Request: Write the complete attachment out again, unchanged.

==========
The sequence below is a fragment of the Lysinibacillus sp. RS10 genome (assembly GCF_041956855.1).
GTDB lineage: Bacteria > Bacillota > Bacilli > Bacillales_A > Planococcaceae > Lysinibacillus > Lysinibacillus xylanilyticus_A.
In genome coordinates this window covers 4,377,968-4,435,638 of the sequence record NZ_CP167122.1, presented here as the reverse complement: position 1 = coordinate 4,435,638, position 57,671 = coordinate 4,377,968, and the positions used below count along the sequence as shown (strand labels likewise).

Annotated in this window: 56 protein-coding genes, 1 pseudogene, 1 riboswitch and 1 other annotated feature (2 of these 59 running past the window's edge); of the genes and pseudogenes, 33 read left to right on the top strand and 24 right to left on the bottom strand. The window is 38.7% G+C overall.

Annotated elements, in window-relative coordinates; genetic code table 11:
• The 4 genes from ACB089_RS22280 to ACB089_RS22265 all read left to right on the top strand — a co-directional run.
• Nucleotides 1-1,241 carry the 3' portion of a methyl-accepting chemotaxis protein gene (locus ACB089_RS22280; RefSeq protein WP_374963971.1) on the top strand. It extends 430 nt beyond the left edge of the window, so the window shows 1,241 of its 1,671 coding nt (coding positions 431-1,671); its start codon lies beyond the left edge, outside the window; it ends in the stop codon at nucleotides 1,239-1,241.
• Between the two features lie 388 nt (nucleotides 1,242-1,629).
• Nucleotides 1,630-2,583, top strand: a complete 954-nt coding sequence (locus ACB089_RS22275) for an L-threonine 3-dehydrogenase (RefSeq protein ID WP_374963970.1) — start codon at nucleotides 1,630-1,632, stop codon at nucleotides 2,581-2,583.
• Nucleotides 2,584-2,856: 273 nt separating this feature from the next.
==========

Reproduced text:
The sequence below is a fragment of the Lysinibacillus sp. RS10 genome (assembly GCF_041956855.1).
GTDB lineage: Bacteria > Bacillota > Bacilli > Bacillales_A > Planococcaceae > Lysinibacillus > Lysinibacillus xylanilyticus_A.
In genome coordinates this window covers 4,377,968-4,435,638 of the sequence record NZ_CP167122.1, presented here as the reverse complement: position 1 = coordinate 4,435,638, position 57,671 = coordinate 4,377,968, and the positions used below count along the sequence as shown (strand labels likewise).

Annotated in this window: 56 protein-coding genes, 1 pseudogene, 1 riboswitch and 1 other annotated feature (2 of these 59 running past the window's edge); of the genes and pseudogenes, 33 read left to right on the top strand and 24 right to left on the bottom strand. The window is 38.7% G+C overall.

Annotated elements, in window-relative coordinates; genetic code table 11:
• The 4 genes from ACB089_RS22280 to ACB089_RS22265 all read left to right on the top strand — a co-directional run.
• Nucleotides 1-1,241 carry the 3' portion of a methyl-accepting chemotaxis protein gene (locus ACB089_RS22280; RefSeq protein WP_374963971.1) on the top strand. It extends 430 nt beyond the left edge of the window, so the window shows 1,241 of its 1,671 coding nt (coding positions 431-1,671); its start codon lies beyond the left edge, outside the window; it ends in the stop codon at nucleotides 1,239-1,241.
• Between the two features lie 388 nt (nucleotides 1,242-1,629).
• Nucleotides 1,630-2,583, top strand: a complete 954-nt coding sequence (locus ACB089_RS22275) for an L-threonine 3-dehydrogenase (RefSeq protein ID WP_374963970.1) — start codon at nucleotides 1,630-1,632, stop codon at nucleotides 2,581-2,583.
• Nucleotides 2,584-2,856: 273 nt separating this feature from the next.